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This report is taken from PN Review 118, Volume 24 Number 2, November - December 1997.

The Chinese Poet Kerry Brown

My friend told me, before we got to Canton, that he was a famous poet, but surprisingly, for a poet, he lived in a kind of officers' barracks on the outskirts of the city. They didn't seem too pleased to see a foreigner wandering up, expecting to be let in, when we got there, and we were only saved when the poet's wife arrived, panting, on a bicycle, to tell them that we were, indeed, expected.

'That's because they're worried, you know, about people they don't recognise - it's not because you're a foreigner,' the Poet said. He looked the part, dressed all in black, his greying hair neatly brushed back, smoking a cigarette, and sitting in the cool, white living room, abstract modern paintings on the walls around.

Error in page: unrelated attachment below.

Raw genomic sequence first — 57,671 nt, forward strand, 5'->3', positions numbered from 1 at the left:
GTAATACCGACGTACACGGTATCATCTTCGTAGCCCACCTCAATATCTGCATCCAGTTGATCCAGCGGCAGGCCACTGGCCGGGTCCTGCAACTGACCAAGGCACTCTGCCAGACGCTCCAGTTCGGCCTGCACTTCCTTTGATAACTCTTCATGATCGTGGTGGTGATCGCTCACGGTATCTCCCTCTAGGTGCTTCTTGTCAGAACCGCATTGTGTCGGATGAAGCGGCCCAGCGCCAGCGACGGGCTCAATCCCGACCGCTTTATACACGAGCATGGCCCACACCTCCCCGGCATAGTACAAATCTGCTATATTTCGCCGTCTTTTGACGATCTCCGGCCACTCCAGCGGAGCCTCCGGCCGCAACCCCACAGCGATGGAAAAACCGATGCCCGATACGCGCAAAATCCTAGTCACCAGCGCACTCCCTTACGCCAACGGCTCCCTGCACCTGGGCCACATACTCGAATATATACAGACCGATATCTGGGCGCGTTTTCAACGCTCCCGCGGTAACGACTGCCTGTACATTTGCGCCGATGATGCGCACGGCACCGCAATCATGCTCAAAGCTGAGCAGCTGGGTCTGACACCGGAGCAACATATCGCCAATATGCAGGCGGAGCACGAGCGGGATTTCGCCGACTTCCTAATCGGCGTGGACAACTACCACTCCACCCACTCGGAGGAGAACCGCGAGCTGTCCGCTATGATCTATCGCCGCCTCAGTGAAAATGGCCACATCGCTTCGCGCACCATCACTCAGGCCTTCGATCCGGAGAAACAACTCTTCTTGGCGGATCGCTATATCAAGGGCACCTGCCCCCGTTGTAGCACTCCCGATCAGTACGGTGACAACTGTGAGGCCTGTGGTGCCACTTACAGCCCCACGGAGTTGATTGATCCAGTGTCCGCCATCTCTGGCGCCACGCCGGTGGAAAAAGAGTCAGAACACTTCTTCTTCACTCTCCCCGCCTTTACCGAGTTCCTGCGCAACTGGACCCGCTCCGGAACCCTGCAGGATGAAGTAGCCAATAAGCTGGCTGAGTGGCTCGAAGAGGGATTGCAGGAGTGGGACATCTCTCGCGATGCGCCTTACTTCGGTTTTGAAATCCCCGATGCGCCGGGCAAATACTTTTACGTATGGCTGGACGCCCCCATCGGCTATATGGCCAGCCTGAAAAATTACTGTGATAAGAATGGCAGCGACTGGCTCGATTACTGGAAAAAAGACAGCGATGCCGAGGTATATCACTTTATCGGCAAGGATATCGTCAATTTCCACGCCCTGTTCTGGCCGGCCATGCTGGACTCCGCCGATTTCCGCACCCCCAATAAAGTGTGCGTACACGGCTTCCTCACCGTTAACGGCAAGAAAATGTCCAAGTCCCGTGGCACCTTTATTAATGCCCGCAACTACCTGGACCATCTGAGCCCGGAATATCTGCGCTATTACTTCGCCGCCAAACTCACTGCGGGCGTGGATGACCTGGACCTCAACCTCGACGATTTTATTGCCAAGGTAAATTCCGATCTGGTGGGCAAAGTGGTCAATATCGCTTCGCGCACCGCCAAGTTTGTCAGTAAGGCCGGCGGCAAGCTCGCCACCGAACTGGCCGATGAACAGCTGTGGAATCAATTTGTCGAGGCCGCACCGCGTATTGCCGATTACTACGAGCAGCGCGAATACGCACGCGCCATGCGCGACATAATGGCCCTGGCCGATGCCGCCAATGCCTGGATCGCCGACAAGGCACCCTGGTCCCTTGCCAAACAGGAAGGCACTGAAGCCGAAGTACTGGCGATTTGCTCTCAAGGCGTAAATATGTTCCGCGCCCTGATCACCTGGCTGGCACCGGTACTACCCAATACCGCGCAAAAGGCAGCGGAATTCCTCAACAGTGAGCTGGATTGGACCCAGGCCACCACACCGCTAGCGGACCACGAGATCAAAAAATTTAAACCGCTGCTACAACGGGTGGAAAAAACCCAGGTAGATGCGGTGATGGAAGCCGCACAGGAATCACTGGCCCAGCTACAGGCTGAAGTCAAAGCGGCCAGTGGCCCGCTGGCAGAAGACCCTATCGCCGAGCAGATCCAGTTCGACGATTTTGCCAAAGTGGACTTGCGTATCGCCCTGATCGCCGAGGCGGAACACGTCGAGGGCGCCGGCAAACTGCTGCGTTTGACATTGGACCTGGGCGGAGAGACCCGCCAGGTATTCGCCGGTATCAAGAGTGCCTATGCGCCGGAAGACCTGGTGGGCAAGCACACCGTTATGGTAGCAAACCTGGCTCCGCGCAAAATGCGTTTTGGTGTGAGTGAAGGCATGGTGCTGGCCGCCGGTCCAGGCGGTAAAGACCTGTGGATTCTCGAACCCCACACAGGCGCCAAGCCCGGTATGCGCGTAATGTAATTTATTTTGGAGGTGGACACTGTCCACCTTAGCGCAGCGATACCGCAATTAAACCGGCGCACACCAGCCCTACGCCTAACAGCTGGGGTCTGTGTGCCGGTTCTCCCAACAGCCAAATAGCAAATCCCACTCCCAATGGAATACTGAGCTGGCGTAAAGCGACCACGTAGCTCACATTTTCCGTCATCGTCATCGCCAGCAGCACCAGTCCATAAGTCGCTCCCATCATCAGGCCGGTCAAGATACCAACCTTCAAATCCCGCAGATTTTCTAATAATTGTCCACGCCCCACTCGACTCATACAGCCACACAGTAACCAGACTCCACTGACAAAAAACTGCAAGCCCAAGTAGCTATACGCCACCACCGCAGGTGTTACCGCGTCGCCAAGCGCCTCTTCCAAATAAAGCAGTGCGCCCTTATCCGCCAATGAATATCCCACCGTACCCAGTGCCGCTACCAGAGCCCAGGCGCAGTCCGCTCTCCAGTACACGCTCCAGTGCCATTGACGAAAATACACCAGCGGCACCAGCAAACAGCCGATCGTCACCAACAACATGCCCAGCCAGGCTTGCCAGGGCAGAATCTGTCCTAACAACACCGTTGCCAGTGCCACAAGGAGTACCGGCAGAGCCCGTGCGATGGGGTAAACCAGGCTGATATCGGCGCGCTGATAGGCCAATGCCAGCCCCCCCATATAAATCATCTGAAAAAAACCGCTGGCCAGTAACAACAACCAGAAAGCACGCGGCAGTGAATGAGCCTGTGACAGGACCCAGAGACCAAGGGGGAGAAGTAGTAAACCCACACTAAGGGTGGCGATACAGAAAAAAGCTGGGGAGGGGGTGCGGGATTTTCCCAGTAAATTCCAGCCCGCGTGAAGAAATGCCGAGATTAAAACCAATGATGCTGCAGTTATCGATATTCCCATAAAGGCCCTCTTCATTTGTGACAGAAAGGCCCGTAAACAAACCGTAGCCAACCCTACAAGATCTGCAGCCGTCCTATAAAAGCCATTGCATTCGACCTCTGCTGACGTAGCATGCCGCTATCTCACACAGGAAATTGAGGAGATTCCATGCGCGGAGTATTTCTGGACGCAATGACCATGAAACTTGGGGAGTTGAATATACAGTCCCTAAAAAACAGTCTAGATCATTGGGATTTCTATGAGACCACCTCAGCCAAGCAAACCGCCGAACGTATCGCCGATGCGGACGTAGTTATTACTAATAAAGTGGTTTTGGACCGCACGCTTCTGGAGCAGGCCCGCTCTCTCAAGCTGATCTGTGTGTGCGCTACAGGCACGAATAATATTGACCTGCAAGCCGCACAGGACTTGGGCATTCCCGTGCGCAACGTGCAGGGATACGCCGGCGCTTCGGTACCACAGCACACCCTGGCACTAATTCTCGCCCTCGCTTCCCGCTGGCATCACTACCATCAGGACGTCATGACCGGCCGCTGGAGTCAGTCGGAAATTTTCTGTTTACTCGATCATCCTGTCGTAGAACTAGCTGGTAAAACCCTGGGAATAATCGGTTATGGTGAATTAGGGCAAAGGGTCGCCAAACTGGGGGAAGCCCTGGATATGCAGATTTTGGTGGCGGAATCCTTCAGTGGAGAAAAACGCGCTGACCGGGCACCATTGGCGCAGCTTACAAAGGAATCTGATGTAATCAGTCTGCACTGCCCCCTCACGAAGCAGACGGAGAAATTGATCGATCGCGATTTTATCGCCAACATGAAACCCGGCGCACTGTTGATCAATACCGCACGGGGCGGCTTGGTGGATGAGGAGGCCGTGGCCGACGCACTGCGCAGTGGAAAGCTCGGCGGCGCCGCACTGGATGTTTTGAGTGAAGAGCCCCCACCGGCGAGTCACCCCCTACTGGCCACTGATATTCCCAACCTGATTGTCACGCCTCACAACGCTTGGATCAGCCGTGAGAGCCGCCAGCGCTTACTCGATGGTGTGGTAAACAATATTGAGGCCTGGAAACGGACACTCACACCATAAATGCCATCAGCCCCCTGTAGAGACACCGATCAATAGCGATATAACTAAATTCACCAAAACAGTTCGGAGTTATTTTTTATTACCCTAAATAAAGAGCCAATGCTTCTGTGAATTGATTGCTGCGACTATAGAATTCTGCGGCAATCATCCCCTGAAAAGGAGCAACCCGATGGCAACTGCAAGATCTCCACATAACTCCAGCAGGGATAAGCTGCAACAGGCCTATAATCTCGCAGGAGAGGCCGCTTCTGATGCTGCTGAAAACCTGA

He was from Sichuan, and his Chinese accent often foxed me. At first, he didn't seem communicative, just sat, sometimes moving his hands nervously, sometimes lighting a new cigarette. He was, most definitely, a chain smoker. His wife presented the fruit and tea to us. For a while we sat listening to my friend's report of her years in London. Their daughter was getting on OK over there. She hoped to come back to see them next New Year. The poet nodded. I'd already been told he didn't take much notice of his daughter, even though she worshipped him.

Mr Zhang, as his name was, had written a long poetic sequence on the life ...


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